Be The Apprentice

Anonymous - Posted: 13th of April 2011

So, the idea of an apprenticeship has caught your attention and you've found some courses which you think look interesting – but what's it like to actually be an apprentice?

As a UK apprentice you'll be earning yourself a wage while learning a trade with a real business. Whether it's construction or animal care, you'll be working under experienced staff to learn the skills necessary to do the job for real.

Of course as an apprentice the day-to-day tasks you will be asked to do will depend on what course you choose, but all apprenticeships are structured programmes where you work towards specific goals while your progress and development is monitored.

Apprentices usually spend most of their time studying on the job, but can also expect to spend some time training at a college in the area, or with a specialise training organisation. The amount of time you spend away from the workplace will again depend on the apprenticeship you choose.

On some courses, you might spend one day a week away from your employer, whereas others might see you away for a few days in a row to complete a block of training. You'll likely meet lots of other like-minded people on the same training course as you, so you'll be able to share insights and experiences along the way.

How long does an apprenticeship take?

Apprenticeships usually take between 12 months and four years to complete, depending on the subject and the level of study. During that time, you'll be working towards work-based qualifications like National Vocational Qualifications (NVQs) specific to your field. Your employer will provide all the support you might need along the way.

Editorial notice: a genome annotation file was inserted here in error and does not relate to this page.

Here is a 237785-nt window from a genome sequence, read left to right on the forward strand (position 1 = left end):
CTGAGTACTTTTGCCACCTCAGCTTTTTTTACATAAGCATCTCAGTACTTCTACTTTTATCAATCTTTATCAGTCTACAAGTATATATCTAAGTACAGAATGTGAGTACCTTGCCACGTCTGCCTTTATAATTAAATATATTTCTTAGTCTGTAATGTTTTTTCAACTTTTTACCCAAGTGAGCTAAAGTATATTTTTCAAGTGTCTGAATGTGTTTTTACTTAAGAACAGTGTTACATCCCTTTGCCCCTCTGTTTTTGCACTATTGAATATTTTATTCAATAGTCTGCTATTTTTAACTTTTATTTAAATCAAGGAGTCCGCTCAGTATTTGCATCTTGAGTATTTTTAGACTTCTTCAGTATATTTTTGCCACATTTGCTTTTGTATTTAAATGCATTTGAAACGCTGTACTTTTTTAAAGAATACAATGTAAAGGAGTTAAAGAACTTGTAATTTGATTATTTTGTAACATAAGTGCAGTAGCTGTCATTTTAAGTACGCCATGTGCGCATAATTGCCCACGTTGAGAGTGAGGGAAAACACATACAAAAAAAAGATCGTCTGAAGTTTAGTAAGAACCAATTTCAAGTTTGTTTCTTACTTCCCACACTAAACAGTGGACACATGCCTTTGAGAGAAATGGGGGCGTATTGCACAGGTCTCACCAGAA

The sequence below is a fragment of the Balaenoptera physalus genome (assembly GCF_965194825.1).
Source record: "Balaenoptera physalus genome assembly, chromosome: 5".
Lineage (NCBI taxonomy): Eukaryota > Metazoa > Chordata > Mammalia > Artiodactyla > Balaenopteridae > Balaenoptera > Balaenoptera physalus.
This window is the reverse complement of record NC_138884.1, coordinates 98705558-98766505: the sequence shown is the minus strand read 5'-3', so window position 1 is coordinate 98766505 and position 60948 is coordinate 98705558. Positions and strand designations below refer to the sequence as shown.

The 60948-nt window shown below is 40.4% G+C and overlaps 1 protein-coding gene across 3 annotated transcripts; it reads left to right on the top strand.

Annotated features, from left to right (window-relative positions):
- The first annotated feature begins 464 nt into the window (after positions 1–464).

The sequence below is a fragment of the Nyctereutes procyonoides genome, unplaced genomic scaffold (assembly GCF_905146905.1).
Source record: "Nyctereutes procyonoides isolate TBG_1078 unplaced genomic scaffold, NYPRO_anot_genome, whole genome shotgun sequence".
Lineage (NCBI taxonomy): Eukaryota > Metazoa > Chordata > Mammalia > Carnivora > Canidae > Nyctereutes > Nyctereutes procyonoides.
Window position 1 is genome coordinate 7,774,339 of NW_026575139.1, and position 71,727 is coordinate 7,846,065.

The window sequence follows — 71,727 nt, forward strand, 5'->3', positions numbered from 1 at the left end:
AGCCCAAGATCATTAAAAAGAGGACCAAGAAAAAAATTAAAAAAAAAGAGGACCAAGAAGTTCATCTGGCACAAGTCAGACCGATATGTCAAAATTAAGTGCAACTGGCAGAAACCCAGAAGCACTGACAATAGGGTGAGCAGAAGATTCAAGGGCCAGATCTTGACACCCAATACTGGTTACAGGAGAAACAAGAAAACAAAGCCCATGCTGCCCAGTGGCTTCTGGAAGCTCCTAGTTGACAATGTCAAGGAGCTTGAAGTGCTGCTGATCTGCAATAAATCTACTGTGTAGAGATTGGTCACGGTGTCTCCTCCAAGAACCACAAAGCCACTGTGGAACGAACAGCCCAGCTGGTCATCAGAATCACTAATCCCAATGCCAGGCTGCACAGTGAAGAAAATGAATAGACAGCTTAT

You'll start earning from day one, and though the rates of pay vary from one apprenticeship to another, the minimum pay is £2.50 per hour. Your rate of pay will depend on the industry you go into and the level you are working at.

Beginning an apprenticeship can be very exciting as it may be your first foray into the world of work. This means you'll be responsible for yourself and have other people depending on you. Apprenticeships are open to anyone over the age of 16 and not in full-time employment.

You can expect your employer to treat you as they would any other employee, but that also means you'll get benefits like paid holidays just like your colleagues.

It will be your job to make sure you are managing your workload and studies as best you can to make sure you are giving your best efforts at work and still meeting your study deadlines. This means you'll be developing your organisational and time management skills alongside your work skills.

Why else would you want to become an apprentice?

UK employers recognise that apprentices have not only been using the skills they have been learning on the job, but have also been disciplined enough to balance their studies with their day jobs.


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